How You Wish Teaching Career Started and Where It Probably Is Now
Welcome To Free Agency
Number One Draft Pick
You had just completed your student teaching and now were waiting at home for the phone call from the NEL. (National Education League) Your family and closest friends sat around you on the couch with their arms around your shoulders, smiling in support, and standing by with great anticipation for the announcement of your forecasted, high draft pick.
The call could be from any school at this point because your student teaching was so strong! Your bulletin board stats were amazing! Hardly a photo opportunity went by without you somewhere macroscopic in the picture. The time you spent working out with the glue sticks and construction paper really paid off in your portfolio, highlighted by an “All-Conference Educational Philosophy” that Socrates would have been envious of.
Whatever school chooses you, your willingness to sign the first contract is evident. You pose while holding that “Number 1” jersey proudly with your new Superintendent, as he/she calls out your name for all your future colleagues, parents, students, and school board members. All cheer optimistically for the imminent successes you will bring to the school next fall and all the falls to come before your retirement.
So maybe the draft did not happen for you?
Maybe the next part will relate more closely?
Seasons Gone By
As was expected in your career, you grew with your new school and contributed with 100% effort on every play. Scholarships were won. Standards achieved. Honors were given throughout the years, but who was keeping track. At some point, you noticed that not everyone from your first season was still teaching around you. Some of your colleagues had retired, some chose to move away from the game for a number of different reasons, not even related to their love of education (spousal job relocation, support of children, etc..), and some unfortunately released to meet team salary cap issues.
Now looking around, you sense something else in the system.
Rookies are no longer just young and energetic, but can be older, more mature, and incredibly strong in their craft. Rookies are no longer looking to stay with one school their whole career, not like back in the old days when teachers put in 30+ capable years in one district, one school!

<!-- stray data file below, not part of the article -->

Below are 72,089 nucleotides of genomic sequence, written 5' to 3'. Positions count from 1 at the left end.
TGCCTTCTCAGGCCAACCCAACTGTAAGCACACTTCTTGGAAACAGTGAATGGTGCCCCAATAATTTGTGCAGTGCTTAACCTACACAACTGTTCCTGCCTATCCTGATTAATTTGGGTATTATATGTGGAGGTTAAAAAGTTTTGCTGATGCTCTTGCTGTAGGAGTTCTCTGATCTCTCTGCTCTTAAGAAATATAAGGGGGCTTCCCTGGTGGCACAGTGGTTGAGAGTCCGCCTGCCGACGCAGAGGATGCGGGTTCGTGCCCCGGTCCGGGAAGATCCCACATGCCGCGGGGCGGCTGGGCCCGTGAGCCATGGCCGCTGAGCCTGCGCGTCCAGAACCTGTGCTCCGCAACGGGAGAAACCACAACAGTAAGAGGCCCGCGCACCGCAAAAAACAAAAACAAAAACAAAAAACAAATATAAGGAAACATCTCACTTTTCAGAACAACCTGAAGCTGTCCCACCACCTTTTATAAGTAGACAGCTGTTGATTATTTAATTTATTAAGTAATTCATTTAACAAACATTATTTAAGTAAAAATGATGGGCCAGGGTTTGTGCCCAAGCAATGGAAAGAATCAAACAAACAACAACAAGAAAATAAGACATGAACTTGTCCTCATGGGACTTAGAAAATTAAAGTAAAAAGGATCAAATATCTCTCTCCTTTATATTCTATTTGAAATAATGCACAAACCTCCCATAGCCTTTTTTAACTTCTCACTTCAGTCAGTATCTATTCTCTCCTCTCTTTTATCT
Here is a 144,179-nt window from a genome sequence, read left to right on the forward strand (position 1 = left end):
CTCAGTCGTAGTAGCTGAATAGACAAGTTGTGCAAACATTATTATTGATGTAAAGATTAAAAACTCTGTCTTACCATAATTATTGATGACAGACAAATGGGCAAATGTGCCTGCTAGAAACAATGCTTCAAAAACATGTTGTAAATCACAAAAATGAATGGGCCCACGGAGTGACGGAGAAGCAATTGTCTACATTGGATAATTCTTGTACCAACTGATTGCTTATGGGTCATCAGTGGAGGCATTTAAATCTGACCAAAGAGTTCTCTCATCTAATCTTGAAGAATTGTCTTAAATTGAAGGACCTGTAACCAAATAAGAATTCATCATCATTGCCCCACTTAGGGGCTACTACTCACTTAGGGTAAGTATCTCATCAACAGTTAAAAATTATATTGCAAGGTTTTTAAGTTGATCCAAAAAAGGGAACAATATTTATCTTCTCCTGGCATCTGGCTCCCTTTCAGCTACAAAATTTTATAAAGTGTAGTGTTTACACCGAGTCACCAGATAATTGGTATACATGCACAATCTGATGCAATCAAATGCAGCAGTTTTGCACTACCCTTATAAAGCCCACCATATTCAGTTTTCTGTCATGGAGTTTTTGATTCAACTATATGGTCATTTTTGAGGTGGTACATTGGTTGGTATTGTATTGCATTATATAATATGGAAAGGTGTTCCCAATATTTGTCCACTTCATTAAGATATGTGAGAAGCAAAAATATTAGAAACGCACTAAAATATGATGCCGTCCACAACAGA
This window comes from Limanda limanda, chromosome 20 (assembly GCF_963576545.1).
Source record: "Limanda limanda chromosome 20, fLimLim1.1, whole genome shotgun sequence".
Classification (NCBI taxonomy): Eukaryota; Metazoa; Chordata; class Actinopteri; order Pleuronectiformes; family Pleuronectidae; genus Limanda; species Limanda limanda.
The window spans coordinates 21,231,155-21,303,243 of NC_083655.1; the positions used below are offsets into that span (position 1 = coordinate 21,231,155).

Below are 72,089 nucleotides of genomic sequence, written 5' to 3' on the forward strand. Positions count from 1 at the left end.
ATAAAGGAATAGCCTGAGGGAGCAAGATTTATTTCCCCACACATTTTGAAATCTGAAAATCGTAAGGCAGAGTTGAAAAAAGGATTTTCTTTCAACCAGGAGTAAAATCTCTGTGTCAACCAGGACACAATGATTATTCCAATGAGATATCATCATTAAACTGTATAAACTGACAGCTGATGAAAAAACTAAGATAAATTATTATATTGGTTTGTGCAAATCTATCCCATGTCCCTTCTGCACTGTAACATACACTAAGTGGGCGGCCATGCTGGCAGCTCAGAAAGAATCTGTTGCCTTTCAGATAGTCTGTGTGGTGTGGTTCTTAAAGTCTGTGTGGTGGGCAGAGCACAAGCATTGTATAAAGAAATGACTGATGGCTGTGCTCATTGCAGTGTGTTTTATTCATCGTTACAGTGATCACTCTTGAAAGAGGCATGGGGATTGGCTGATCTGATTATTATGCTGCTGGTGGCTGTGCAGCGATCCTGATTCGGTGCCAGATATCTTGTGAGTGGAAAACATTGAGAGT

They care less about their loyalty to their colleagues and principals, than they do about having the option to change to better schools, no matter where they are in their careers, and/or for better compensation benefits.
This pattern of Rookie behavior has now changed the Superintendents’ perspectives as well. They now see new options in pay structure, benefits, bottom lines, and the ability to bring in superstars at any time. (Meanwhile having options to drop low performers at any time.)
You realize that the long term contract era is up and you are now just like everyone else in professional leagues.
You have now become a yearly “Free Agent”.
What Does Free Agency Mean?
In professional sports, a “Free Agent” is a player who is eligible to sign with any club or franchise, i.e. not under contract to any specific team. The term is also used for a player who is under contract, but can solicit offers from other teams. In some circumstances, free agent’s options are limited by league rules.
Typical stipulations from the district level are that a teacher needs to have in a written documentation notice of retirement or leave by the end of June. Notices given after August 1st can bring a fine of $1,000, and leaving after the school year starts can bring a $2,000 fine.
As a Free Agent., this means you can explore new schools, new salaries, new career opportunities with just as much freedom as a student teacher in college, or a someone who is unemployed or employed anywhere else.
The thought of finding a new school may be frightening for many reasons; the thought they may not want a teacher like you; you are too expensive; or that you might upset your current school, or you feel you will be “starting over”. The truth is that many of these feelings are based in the old system where politics and seniority ruled and school curriculum changed every 10+ years.
Now is the time where a number of teachers are in and out of the building, but there is a different understanding of why an employee will stay or leave with no disdain to lack of loyalty.
You even find this change one that the refocuses your career in ways you did not know existed and reinvigorates your love in your profession.
The game has changed and so now must you.